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Wednesday, April 8, 2009

Cheers for Free Trade

Since yesterday's post referenced the Wall Street Journal, I thought I'd be journalistically balanced by referencing the Boston Globe. (Plus, this may be my last chance to link to a Globe article).

This piece by Edward Glaeser, is an excellent analysis on how the US and global economies will eventually recover from our current economic slump. He rightly asserts that free trade, the rule of law, and personal property rights will be essential in moving us forward from here.

I like this quote:

"America's future prosperity depends on engagement with the world that is now lending us so much. American entrepreneurs have and will make fortunes by finding opportunities in the dynamic, developing economies. Indian software makes American companies more efficient. Chinese clothing makes American lifestyles more affordable. Tariffs are meant to protect workers in America's declining industries, but it would be far better for those workers to move from the industries of the past to the businesses of the future."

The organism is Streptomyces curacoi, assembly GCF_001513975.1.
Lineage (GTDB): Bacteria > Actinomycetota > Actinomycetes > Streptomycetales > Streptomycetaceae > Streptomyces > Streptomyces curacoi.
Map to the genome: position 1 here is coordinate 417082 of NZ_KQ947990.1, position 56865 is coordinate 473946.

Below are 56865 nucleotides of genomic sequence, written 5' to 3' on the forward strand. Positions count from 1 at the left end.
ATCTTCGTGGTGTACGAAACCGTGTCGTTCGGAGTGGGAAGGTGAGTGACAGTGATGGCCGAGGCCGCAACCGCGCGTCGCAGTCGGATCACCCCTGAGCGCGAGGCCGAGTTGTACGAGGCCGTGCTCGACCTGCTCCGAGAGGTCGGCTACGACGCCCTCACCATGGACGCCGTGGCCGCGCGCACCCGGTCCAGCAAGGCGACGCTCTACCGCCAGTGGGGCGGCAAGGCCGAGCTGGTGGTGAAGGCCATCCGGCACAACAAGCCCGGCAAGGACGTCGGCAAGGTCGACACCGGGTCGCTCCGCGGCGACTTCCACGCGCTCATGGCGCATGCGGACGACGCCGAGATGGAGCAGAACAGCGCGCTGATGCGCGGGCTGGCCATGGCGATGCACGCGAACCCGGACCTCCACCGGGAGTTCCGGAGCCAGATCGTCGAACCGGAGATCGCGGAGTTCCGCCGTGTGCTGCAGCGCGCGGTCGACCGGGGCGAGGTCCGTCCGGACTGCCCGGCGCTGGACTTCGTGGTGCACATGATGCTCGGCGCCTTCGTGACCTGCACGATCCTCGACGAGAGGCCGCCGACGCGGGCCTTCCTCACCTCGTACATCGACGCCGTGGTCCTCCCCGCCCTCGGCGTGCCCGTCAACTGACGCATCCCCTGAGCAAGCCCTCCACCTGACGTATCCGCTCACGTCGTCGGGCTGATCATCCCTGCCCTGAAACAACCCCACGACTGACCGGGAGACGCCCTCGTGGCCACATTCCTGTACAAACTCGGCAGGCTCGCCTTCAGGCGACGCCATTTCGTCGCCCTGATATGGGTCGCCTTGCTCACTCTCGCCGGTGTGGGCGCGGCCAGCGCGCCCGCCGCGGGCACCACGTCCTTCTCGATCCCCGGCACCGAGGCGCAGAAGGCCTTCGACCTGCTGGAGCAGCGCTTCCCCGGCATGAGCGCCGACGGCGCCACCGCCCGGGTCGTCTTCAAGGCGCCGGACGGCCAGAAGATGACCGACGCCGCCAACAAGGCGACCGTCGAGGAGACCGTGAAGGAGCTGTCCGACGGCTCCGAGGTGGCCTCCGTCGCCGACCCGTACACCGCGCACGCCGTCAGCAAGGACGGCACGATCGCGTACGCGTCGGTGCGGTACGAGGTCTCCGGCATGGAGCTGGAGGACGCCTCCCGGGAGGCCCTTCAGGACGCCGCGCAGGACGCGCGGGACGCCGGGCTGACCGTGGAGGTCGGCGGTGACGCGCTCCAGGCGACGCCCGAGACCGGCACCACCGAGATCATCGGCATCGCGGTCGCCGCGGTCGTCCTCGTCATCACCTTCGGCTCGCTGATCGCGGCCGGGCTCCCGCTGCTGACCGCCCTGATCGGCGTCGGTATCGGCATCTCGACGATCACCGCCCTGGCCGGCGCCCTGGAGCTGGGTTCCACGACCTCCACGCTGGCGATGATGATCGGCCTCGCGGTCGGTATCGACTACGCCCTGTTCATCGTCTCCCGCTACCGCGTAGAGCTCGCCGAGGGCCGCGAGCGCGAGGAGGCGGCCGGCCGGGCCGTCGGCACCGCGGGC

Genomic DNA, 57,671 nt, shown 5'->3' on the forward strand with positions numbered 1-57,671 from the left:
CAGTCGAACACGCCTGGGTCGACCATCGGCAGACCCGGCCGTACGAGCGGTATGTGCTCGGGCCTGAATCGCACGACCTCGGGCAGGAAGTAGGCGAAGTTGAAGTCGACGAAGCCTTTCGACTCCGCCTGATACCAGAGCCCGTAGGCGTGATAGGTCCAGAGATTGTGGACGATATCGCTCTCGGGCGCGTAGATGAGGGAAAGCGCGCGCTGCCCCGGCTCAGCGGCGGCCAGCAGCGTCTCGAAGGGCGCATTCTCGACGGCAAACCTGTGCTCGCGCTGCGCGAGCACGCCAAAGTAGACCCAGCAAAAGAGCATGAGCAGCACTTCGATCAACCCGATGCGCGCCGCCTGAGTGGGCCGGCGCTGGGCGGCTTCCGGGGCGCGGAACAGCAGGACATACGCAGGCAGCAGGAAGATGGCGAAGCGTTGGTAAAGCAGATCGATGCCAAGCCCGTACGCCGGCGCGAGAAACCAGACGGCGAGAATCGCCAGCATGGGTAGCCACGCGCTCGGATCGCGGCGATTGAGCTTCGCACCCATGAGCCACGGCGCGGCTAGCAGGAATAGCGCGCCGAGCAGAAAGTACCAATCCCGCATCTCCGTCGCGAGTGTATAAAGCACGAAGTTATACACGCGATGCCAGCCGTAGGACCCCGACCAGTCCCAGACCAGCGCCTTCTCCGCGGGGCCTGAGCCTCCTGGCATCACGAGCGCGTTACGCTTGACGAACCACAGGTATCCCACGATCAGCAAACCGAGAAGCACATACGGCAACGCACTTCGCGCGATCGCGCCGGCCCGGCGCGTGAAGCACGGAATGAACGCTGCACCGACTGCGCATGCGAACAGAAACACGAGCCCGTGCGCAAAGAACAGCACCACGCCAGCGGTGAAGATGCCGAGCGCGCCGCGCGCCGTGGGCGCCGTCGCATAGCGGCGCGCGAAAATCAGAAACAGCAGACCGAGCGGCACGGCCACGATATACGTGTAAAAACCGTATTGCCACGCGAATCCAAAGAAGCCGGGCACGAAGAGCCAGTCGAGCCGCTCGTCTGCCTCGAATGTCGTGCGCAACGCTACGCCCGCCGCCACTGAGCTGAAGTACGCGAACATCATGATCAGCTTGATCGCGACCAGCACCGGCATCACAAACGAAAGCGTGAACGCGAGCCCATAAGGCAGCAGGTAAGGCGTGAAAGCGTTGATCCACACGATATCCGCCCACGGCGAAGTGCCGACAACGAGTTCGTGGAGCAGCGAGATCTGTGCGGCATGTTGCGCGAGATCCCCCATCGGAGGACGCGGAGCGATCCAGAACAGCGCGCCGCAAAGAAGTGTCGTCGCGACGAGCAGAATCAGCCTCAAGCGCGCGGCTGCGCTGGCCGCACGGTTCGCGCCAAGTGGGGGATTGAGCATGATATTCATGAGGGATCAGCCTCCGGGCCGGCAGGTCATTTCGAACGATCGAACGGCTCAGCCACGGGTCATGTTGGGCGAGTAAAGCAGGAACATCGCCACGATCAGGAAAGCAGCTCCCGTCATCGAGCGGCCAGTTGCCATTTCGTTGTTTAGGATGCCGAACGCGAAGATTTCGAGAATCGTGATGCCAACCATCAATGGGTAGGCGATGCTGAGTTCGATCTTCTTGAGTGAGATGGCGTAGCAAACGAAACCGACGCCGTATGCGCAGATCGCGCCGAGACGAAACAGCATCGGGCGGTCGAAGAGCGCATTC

I'm fairly confident that cooler heads will prevail and our government won't turn radically, or even moderately, protectionist. We know for a fact that Larry Summers, Christina Rhomer, Austan Goolsbee, Tim Geithner, Ben Bernanke, etc.. are all avowed free traders, and they make up the core of President Obama's economic team.

I do have a bit of an issue with Dr. Glaeser's characterization of "fiscal restraint". I am most certainly not a fan of government waste, profligate spending or general bureaucratic mismanagement. However, I am not convinced that comparing nominal national debt to gross domestic product (Dr. Glaeser calls it "debt-to-income ratio") is really the best way to understand federal government borrowing.

I prefer to look at debt as a percentage of assets, and I am not overly concerned with the amount of debt that the US government has, when compared to its assets (the largest land owner in the US is ... Uncle Sam.) Of course I would prefer less debt, but when debt is financed at rates that could easily be below the actual inflation rate over the next several decades, and that debt is not collateralized, I am generally less concerned than many others. I could very well be wrong, so we'll have to wait and see how things play out.